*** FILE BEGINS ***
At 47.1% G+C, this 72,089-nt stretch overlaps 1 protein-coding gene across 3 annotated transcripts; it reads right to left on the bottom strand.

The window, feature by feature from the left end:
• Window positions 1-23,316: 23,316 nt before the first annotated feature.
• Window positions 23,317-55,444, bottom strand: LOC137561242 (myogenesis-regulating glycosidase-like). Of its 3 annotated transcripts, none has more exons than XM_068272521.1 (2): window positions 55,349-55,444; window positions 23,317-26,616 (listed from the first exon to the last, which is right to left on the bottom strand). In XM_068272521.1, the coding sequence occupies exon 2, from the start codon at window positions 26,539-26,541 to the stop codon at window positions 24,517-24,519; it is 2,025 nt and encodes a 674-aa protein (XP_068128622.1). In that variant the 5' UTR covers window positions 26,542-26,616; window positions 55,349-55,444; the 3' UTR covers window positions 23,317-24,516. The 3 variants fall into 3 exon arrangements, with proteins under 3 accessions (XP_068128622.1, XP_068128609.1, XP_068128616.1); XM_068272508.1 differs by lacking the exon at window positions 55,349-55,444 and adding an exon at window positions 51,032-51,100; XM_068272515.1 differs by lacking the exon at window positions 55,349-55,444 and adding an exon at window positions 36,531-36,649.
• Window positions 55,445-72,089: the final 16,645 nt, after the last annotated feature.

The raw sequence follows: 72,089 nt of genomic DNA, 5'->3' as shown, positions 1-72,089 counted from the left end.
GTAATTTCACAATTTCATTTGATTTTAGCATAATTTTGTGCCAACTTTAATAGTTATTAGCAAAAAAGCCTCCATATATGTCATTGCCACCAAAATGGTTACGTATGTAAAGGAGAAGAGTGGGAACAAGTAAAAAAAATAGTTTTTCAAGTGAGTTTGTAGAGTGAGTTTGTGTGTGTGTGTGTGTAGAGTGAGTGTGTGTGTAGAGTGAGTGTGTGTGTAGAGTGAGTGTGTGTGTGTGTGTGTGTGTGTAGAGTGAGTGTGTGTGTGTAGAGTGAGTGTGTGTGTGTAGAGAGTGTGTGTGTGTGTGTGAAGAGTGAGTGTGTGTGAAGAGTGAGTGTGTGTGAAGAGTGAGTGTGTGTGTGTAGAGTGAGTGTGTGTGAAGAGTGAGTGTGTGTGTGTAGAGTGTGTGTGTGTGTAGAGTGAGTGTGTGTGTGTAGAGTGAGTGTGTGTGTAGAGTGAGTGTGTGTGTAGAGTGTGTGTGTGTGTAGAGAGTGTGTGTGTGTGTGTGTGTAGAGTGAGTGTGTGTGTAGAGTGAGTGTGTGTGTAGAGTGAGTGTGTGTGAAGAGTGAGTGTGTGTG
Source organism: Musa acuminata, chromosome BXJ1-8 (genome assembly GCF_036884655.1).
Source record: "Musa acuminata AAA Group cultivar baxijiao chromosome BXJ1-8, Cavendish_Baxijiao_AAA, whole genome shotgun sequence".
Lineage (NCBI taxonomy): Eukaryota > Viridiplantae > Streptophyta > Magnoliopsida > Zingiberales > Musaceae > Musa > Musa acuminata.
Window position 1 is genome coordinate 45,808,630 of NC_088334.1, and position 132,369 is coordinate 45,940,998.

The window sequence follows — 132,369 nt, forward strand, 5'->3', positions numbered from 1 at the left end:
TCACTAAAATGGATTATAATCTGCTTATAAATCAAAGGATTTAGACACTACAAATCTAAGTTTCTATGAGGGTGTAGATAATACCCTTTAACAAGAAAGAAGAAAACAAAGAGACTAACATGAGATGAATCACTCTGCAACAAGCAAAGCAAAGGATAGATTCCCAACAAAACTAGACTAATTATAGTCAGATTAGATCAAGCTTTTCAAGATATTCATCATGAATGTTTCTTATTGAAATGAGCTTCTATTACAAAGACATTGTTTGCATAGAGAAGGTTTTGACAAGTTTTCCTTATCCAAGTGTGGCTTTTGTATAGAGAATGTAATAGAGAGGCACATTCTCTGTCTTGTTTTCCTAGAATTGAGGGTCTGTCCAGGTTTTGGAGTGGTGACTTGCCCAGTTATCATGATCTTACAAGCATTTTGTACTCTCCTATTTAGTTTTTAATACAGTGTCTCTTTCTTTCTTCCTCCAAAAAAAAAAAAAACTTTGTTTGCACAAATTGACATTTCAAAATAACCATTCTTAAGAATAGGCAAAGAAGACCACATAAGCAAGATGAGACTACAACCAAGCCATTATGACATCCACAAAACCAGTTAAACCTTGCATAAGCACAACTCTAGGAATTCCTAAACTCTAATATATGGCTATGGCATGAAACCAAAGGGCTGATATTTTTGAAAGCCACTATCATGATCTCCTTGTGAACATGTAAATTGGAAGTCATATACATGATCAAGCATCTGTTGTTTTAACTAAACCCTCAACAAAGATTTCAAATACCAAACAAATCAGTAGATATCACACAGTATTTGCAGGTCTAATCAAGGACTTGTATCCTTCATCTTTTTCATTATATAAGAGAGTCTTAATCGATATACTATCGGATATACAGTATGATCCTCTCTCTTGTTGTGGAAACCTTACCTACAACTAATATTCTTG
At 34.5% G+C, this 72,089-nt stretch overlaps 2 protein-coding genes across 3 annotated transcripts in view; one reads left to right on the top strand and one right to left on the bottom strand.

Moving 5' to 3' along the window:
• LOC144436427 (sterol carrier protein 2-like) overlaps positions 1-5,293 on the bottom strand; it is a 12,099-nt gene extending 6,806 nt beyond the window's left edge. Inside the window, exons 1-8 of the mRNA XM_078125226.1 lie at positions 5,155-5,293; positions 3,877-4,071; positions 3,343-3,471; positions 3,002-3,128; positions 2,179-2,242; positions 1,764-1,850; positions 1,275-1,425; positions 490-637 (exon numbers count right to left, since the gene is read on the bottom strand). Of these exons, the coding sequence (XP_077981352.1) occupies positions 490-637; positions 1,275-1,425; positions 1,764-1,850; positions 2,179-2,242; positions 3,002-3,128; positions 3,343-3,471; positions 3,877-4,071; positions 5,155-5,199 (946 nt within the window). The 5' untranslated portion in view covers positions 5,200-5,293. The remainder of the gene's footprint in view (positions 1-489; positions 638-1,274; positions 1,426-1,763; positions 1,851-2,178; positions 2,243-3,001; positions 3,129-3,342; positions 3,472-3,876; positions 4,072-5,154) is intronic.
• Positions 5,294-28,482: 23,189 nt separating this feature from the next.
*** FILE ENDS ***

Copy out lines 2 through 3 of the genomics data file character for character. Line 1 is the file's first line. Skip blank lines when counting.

The window, feature by feature from the left end:
• Window positions 1-23,316: 23,316 nt before the first annotated feature.